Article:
Nitrogen-carbon bonds are found in a variety of compounds, ranging from pharmaceuticals to chemical feedstocks. Specifically, the formation of C-N bonds is done via hydroamination, which adds the N-H bond of an amine group to a carbon-carbon bond via a catalyst, which is a compound that increases the rate of a chemical reaction without being consumed. This process is especially important in the synthesis of biologically active compounds.
Ammonia is among the cheapest, most readily available bulk chemicals, which has led to a widespread interest in developing techniques that can combine ammonia with organic molecules. Of particular interest is combining ammonia with multiple-bonded carbon atoms (such as those in alkynes and allenes).
Researchers at the University of California, Riverside have developed a gold complex that functions as the catalyst used in hydroamination of alkynes and allenes. The catalyst has many forms, such as gold nanoparticles/clusters and gold compounds combined with the salts of other metals. Typically, the catalyst has the following structure: L1 – Au+ - L2. L1 and L2 are unique ligands. The catalyst is robust enough to allow hydroamination at a wide range of temperatures (0˚C - 300˚C). Depending on the starting material/catalyst used, 100% hydroamination is achieved in 6 to 24 hours.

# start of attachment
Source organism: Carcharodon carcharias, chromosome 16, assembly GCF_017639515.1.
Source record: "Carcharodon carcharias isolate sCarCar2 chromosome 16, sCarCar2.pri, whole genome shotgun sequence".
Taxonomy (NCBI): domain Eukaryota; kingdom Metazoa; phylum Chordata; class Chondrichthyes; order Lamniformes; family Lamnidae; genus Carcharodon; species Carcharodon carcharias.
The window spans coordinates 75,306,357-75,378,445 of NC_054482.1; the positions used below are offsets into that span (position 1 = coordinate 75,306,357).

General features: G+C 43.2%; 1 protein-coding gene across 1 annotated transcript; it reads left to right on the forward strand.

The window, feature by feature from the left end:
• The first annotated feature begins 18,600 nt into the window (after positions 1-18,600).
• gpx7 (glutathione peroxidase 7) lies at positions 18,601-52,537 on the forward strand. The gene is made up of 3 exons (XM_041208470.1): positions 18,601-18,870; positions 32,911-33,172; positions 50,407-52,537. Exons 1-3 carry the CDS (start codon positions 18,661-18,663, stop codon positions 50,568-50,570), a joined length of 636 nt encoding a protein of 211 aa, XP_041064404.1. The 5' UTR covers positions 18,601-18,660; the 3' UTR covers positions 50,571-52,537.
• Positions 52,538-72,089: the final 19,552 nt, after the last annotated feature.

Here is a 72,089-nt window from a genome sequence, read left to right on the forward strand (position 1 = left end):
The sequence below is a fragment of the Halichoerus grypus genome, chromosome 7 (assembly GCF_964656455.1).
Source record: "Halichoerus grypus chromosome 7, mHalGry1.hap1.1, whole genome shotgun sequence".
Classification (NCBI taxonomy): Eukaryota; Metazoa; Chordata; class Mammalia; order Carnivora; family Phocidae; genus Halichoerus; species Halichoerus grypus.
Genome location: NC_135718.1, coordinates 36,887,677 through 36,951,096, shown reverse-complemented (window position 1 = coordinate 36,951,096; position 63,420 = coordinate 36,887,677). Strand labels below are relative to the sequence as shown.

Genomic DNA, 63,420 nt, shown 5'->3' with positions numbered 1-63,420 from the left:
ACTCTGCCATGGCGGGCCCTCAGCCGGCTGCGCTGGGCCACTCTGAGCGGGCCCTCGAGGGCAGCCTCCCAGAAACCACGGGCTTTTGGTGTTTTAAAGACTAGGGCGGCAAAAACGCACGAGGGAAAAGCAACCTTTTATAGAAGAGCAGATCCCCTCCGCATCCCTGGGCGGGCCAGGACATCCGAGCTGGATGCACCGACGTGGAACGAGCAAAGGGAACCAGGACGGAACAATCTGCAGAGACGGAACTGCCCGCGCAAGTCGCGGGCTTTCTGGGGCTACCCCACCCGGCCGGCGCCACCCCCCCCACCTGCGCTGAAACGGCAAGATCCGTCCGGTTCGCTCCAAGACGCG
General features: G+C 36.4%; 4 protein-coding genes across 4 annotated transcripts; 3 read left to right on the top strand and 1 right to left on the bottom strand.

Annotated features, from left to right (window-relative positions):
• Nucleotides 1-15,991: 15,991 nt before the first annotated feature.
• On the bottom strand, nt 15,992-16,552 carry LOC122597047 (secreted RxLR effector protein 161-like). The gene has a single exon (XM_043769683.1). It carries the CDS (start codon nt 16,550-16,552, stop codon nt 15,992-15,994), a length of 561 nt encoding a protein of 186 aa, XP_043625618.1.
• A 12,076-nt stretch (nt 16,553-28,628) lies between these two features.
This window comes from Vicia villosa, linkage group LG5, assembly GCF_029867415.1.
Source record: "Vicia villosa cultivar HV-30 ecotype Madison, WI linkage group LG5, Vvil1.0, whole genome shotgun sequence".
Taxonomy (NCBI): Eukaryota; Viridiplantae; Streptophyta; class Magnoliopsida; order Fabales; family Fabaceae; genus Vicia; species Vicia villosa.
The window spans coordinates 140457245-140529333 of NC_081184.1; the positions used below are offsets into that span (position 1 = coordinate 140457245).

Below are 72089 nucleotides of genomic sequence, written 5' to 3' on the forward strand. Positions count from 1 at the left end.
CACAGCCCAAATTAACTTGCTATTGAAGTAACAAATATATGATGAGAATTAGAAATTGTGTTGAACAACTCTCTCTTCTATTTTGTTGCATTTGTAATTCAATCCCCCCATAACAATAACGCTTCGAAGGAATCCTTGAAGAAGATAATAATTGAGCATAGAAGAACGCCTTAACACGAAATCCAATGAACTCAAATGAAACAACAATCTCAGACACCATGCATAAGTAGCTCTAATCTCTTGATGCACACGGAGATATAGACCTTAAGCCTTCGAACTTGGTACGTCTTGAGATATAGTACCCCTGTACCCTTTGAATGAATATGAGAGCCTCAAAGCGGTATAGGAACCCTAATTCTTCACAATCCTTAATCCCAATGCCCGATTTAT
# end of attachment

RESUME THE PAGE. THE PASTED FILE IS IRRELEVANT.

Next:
Fig. 1One of the catalytic gold complex catalysts used for hydroamination. Note the presence of the ammonia (NH3) as one of the two ligands.
Fig. 2 Examples of catalytic amination of various alkynes with ammonia. The last four compounds are dialkynes, which contain multiple carbon-carbon double bonds. Hydroamination of these compounds leads to the formation of heterocyclic rings.
|United States Of America||Issued Patent||8,580,990||11/12/2013||2008-598|